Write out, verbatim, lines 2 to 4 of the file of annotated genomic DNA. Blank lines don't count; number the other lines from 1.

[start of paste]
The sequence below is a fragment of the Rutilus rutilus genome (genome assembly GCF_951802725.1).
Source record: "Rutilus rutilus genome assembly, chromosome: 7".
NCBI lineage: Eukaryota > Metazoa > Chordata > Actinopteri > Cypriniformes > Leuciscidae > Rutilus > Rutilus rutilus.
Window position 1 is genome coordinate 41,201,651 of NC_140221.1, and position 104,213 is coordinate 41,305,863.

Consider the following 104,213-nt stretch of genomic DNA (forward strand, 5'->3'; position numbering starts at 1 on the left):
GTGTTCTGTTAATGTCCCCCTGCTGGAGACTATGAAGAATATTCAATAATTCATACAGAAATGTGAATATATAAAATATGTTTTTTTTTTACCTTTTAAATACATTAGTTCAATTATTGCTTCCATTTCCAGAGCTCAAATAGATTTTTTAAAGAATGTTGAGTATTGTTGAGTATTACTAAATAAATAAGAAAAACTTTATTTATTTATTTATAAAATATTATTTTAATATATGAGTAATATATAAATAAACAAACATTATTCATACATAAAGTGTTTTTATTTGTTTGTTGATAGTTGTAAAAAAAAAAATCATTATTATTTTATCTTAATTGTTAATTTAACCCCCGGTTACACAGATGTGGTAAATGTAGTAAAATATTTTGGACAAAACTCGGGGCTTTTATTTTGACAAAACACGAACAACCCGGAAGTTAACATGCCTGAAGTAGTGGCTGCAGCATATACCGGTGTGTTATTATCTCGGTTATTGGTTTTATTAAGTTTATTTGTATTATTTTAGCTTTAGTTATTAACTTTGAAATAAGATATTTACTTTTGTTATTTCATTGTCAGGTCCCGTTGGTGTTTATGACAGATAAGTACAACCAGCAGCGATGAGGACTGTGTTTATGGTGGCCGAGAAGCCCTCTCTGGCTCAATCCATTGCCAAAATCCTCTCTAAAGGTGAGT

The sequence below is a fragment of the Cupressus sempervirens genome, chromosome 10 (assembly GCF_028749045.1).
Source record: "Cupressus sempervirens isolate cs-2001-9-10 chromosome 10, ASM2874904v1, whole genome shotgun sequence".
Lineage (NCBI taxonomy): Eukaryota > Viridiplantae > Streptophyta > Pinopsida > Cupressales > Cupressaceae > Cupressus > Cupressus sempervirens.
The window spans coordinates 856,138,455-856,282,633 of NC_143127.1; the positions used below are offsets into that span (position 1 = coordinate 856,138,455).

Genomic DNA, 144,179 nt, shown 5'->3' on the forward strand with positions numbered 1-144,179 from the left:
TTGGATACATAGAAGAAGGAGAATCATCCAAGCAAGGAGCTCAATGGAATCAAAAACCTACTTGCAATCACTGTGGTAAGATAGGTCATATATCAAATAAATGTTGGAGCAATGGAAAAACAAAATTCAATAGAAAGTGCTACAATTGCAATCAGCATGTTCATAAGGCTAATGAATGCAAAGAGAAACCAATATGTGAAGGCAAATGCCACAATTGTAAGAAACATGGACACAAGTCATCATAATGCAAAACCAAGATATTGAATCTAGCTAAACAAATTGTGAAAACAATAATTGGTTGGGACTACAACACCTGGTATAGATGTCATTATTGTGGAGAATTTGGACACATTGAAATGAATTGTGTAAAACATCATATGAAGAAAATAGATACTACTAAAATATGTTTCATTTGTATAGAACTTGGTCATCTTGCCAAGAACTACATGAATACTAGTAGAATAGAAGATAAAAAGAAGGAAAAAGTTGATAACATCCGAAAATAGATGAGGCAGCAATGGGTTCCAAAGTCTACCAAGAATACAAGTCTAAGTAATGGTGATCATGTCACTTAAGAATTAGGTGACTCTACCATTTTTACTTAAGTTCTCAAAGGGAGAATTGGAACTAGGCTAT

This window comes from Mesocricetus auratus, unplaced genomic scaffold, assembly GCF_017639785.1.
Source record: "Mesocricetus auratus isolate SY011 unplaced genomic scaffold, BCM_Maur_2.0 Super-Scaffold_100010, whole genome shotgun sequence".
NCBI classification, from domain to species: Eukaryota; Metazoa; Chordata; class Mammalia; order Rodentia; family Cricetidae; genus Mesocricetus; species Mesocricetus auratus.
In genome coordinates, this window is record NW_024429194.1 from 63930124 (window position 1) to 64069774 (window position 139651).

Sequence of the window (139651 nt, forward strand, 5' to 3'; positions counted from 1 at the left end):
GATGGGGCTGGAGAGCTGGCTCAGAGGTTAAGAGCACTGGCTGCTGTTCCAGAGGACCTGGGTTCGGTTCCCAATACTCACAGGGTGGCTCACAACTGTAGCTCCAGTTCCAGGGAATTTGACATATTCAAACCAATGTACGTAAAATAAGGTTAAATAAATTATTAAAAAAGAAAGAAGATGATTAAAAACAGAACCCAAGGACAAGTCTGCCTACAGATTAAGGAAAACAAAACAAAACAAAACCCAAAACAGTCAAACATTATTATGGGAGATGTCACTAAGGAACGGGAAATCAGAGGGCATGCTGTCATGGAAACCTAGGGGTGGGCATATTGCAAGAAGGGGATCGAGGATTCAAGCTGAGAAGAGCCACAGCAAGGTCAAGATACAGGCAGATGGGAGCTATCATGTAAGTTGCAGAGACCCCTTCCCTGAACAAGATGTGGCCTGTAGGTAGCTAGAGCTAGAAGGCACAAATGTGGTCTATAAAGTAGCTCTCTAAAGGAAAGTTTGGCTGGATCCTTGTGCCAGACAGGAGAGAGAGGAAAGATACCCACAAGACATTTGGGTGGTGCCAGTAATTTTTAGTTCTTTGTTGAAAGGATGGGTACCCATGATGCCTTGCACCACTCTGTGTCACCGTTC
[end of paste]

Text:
Source record: "Rutilus rutilus genome assembly, chromosome: 7".
NCBI lineage: Eukaryota > Metazoa > Chordata > Actinopteri > Cypriniformes > Leuciscidae > Rutilus > Rutilus rutilus.
Window position 1 is genome coordinate 41,201,651 of NC_140221.1, and position 104,213 is coordinate 41,305,863.